In the middle of the second act of the Broadway hit The Boy From Oz, Hugh Jackman, the musicals star, raises his arm, snaps of his fingers and instantly lights up a set designed to look like the stage of the Radio City Music Hall.
Jackmans savoir-faire is no doubt partially responsible for the gasps and squeals of delight the move elicits from the packed house at the Imperial Theater. But a good part of the credit should also go to stage manager Eileen Haggerty, a lifelong Flushing native, who has been directing the technical side of the musical since it opened last March.
The finger snap accents one of the hundreds of staging cues that Haggerty calls in the course of just one performance. Standing at a podium just off stage, in a space barely bigger than a phone booth, she communicates via a headset to experts working the lights, sound, props and other theater paraphernalia throughout the house.
Part artist, part techie, part mother hen, Haggerty does everything from making the pre-show announcement about turning off cell phones and beepers to cueing the conductor to start the music, or someone else to raise and lower the curtain.
At a recent performance on St. Patricks Day, she even brainstormed with Jackman about how to make the cocktails in the bar scenes appear green.
A good stage management team can make the difference between a good show and a bad one, she said. The composer, the lyricist, the choreographer and the director, they put the show together. But once its running, its the stage management team that keeps it running smoothly, especially on a long run.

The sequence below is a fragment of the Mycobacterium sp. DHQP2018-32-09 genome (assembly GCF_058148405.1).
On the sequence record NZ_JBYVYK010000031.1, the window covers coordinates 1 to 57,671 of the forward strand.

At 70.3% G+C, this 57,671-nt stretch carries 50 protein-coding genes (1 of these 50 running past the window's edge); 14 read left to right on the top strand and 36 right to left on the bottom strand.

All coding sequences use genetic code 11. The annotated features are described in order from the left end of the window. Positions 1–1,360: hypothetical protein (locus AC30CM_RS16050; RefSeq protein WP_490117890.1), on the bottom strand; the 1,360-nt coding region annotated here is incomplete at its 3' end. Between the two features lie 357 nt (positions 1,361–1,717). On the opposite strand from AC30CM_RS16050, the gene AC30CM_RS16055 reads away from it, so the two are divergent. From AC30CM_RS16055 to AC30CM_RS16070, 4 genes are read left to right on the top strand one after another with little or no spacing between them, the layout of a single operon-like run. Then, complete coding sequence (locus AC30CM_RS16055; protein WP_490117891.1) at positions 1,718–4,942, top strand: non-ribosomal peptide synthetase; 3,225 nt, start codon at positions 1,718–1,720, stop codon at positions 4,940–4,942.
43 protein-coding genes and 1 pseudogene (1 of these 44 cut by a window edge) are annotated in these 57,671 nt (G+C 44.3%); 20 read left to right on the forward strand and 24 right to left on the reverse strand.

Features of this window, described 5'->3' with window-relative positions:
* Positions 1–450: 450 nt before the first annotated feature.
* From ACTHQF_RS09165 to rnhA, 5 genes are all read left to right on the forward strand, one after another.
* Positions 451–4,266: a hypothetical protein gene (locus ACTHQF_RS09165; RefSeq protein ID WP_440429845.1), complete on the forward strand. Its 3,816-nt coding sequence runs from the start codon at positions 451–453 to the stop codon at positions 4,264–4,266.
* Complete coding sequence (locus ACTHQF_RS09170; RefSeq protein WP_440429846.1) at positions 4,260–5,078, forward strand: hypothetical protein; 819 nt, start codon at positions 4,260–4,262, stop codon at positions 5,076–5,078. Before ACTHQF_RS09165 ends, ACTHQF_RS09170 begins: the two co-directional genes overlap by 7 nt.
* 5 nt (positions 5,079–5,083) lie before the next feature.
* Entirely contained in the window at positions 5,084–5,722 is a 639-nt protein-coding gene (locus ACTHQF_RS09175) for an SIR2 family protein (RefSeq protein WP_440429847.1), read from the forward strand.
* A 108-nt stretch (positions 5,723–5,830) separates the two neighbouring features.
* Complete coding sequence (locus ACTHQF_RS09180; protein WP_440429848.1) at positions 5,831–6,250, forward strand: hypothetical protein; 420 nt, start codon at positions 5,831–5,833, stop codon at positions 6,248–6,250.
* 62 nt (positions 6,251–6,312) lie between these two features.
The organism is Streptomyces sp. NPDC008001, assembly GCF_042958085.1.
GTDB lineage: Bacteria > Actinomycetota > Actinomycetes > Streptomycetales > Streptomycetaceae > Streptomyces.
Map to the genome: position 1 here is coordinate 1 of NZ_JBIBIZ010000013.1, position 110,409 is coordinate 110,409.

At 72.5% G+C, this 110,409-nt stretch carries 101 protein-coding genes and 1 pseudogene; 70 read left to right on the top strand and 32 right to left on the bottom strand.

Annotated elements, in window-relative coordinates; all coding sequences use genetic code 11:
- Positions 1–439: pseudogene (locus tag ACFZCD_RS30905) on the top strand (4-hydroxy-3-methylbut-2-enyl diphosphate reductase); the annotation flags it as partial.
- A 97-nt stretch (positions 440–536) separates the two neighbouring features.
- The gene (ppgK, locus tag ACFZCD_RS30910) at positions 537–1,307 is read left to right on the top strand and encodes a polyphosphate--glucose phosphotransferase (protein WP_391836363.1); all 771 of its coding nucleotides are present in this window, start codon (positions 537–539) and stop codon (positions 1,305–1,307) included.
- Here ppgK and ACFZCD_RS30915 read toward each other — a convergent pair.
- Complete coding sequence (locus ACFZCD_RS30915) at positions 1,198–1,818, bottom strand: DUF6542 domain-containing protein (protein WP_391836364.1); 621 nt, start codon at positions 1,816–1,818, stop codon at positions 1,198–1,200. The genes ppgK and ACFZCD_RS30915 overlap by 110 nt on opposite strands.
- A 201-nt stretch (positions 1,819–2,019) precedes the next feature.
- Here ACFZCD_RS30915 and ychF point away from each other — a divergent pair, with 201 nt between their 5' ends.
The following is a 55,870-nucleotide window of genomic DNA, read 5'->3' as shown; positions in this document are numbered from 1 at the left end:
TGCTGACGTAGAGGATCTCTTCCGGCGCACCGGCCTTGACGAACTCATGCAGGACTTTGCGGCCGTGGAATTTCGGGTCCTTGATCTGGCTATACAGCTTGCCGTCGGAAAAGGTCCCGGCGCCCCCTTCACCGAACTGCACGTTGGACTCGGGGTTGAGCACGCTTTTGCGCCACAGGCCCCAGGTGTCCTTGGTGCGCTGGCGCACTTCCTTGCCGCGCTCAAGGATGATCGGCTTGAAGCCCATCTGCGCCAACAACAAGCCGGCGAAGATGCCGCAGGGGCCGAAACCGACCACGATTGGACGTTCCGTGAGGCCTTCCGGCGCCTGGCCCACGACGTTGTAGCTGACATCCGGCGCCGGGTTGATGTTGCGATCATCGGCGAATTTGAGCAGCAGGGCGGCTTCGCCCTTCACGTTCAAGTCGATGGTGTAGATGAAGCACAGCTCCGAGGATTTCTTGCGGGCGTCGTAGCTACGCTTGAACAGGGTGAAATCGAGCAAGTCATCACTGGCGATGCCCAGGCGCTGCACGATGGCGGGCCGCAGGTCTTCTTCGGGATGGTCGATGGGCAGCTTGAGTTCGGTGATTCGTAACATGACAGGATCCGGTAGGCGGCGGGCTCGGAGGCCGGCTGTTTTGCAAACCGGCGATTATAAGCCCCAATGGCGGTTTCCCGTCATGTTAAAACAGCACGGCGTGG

Sitting in an empty theater an hour before a recent performance, Haggerty spoke about hers and her familys longtime connection to the amateur theater, and why she decided to turn a family avocation into a career. She then invited the Times-Ledger backstage to stand shoulder to shoulder with her as she pulled the hi-tech strings to help create another evenings magic.
As a kid, we always knew that going to the theater was something special, a privilege, and we had to be on our best behavior, she said.
That theater groups, no matter how rudimentary, consist of two kinds of artists onstage and backstage was a lesson Haggerty learned before her fifth birthday.
Her parents spent much of their free time volunteering for the theater group at St. Andrew Avellino parish on Northern Boulevard. Her mother Mary Ann helped sell tickets while her father Ed, a seventh-generation Flushing resident, fashioned props out of whatever loose odds and ends he could find around the house.
Young Eileen, meanwhile, showed an interest in working both as an actress and behind the scenes.
She alternated performing as a workhouse brat singing Food, Glorious Food in St. Andrews production of Oliver with helping paint stage sets on Saturdays.
When she could, she would pool her money with her brother Eddie so the two could get cheap seats to Broadway shows.
She performed in numerous other shows with her parish during her teen years, and with the Chapel Players while at St. Johns University, where she got a Bachelors degree in toxicology and chemistry.
It was during these years that she decided to meld her scientific mind with her love of theater and pursue a career backstage.
She landed a stage managers apprenticeship at Theater Virginia and eventually as a Paper Mill Playhouse in New Jersey, where she stayed for four years, gaining enough experience to move up to the big league, or in this case, the big top.
Haggerty got a job with Ringling Bros. and Barnum & Bailey circus, first as assistant performance director and eventually production manager. If working with actors hadnt yet driven home the importance of precise planning for a stage manager, working with lions and elephants sure did.
I was on the floor during every show and if something went wrong, it was my job to fix it, said Haggerty.